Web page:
Sunday was another long day in the Castro. Let's do this thing.
First up was a program celebrating the Ma'aleh Film School's 20th Anniversary. Ma'aleh is a film school in Jerusalem for (mostly) orthodox Jewish students. That is, it's set up to practice orthodox Judaism there, although there are secular students there, too (and recently, ultra-orthodox as well). The important thing is it encourages the students
to make films exploring their Jewish identity.
The program was a selection of 4 longish shorts as sort of a highlight reel from the school. And I'd add that I know that 20-30 minute shorts are often hard to program in a festival. They're too short to program alone, but a little long to play with an 80 minute feature. So it's nice to see a program giving space to these "mini movies".
SEPARATION: A portrait of a family falling apart, shown from the child's point of view. They keep bringing "weekday talk" to the sabbath dinner table. Mom and dad fight. The daughter tries to bring them together by using her little brother, but his asthma is a tragic complication.
A SHABBOS MOTHER: This is certainly not a very restful Sabbath. A chaotic family gets a new member on Shabbos.
ROSENZWEIG--BORN TO DANCE: A beautiful, fascinating documentary about an old man (Avigdor Rosenzweig) who as a twenty year old survived the Holocaust by dancing to entertain the Germans. And he still dances today.
AND THOU SHALT LOVE: A gripping drama of a Yeshiva student trying to "cure" his homosexuality. He's doing well (40 days gay-free), until the object of his affection returns from the army.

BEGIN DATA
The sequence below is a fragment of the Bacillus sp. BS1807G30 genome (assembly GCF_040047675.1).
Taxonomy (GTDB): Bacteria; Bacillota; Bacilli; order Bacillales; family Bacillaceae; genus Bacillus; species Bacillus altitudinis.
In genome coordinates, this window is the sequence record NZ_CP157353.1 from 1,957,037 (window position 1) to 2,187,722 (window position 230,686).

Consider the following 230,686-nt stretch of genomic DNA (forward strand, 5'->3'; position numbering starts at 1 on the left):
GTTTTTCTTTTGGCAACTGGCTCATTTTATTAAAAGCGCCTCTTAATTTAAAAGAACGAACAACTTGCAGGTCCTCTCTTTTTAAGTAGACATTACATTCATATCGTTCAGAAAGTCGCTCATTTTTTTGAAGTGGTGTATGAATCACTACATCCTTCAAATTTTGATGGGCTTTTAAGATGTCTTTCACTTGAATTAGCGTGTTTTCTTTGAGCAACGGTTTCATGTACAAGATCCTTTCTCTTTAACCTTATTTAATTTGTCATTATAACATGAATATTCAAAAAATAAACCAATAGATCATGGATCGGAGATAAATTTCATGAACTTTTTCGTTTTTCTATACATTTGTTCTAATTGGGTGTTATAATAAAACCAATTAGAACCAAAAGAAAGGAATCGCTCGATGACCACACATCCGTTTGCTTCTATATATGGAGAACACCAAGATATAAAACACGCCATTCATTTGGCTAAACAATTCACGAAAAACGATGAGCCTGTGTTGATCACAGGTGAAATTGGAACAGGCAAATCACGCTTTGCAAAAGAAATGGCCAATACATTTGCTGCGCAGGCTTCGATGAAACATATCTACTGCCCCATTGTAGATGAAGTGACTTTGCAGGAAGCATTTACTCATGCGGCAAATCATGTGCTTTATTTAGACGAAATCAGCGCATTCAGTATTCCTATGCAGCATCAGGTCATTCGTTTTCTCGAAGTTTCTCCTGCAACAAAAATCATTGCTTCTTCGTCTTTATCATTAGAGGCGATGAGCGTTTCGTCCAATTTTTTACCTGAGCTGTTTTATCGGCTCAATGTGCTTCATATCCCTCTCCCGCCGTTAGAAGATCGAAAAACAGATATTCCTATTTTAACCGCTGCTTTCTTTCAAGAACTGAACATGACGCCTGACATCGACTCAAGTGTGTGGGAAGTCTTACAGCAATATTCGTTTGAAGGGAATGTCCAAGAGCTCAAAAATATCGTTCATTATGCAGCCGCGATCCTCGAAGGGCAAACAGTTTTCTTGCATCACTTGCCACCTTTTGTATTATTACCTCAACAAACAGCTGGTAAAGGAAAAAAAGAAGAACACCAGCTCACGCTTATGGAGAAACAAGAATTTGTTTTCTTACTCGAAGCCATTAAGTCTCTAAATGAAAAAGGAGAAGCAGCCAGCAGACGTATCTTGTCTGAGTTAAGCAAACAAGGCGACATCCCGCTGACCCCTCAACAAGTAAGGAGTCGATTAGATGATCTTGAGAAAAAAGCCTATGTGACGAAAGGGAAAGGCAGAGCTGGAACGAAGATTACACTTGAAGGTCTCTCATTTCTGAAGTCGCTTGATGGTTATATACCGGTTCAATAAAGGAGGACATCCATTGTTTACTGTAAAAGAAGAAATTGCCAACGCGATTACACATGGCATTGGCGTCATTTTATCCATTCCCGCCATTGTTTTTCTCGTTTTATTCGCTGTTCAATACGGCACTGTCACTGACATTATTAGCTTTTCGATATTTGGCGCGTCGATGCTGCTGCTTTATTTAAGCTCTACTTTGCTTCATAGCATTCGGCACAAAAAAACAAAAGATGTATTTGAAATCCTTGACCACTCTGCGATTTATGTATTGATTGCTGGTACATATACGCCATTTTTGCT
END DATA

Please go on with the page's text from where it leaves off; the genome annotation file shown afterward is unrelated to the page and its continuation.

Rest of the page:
Next up was the first half of a social justice double bill, WILLIAM KUNSTLER: DISTURBING THE UNIVERSE. So far, my surprise hit of the festival. Co-directing sisters Emily and Sarah can be excused for having a bit of hero worship for Bill Kunstler--he is, after all, their dad. But they take an interesting approach to this activist lawyer's career, starting at the end, when they remember him defending some pretty nasty people (John Gotti, the first World Trade Center Bombers, a guy who murdered a racist rabbi, the Central Park "wolfpack" rapist/killers, etc.) He had been a man of great conscience, but had he become just a notoriety hound? Did he relish defending the worst just to stand up with the most hated? It's a difficult question, but used as a jumping off point to go back to his earlier career. When he defended the Chicago 7 (or 8, if you count right. BTW, Bobby Seale is supposed to be at the Berkeley screening on August 2). When he unsuccessfully tried to negotiate an end to the standoff at Attica (a failure he seemed to take very personally), or his success at defusing the standoff at Wounded Knee (a success that he also seemed to take personally, and was a very close friend and ally of the American Indian community). The film has some amazing archival footage, including some very sweet home movies of the directors as children. It shows Bill Kunstler as a driven, idealistic workaholic and as a merry prankster who turned the courtroom into a comic theatre (and who was very engaging and loving in his home life, too). Reconciling his 60's and 70's career with his later life defending scum is the big challenge of the movie, and one I'm tempted to say is only partly met. But with a man as complicated as him, perhaps a partial understanding is all we'll ever get, even members of his own family.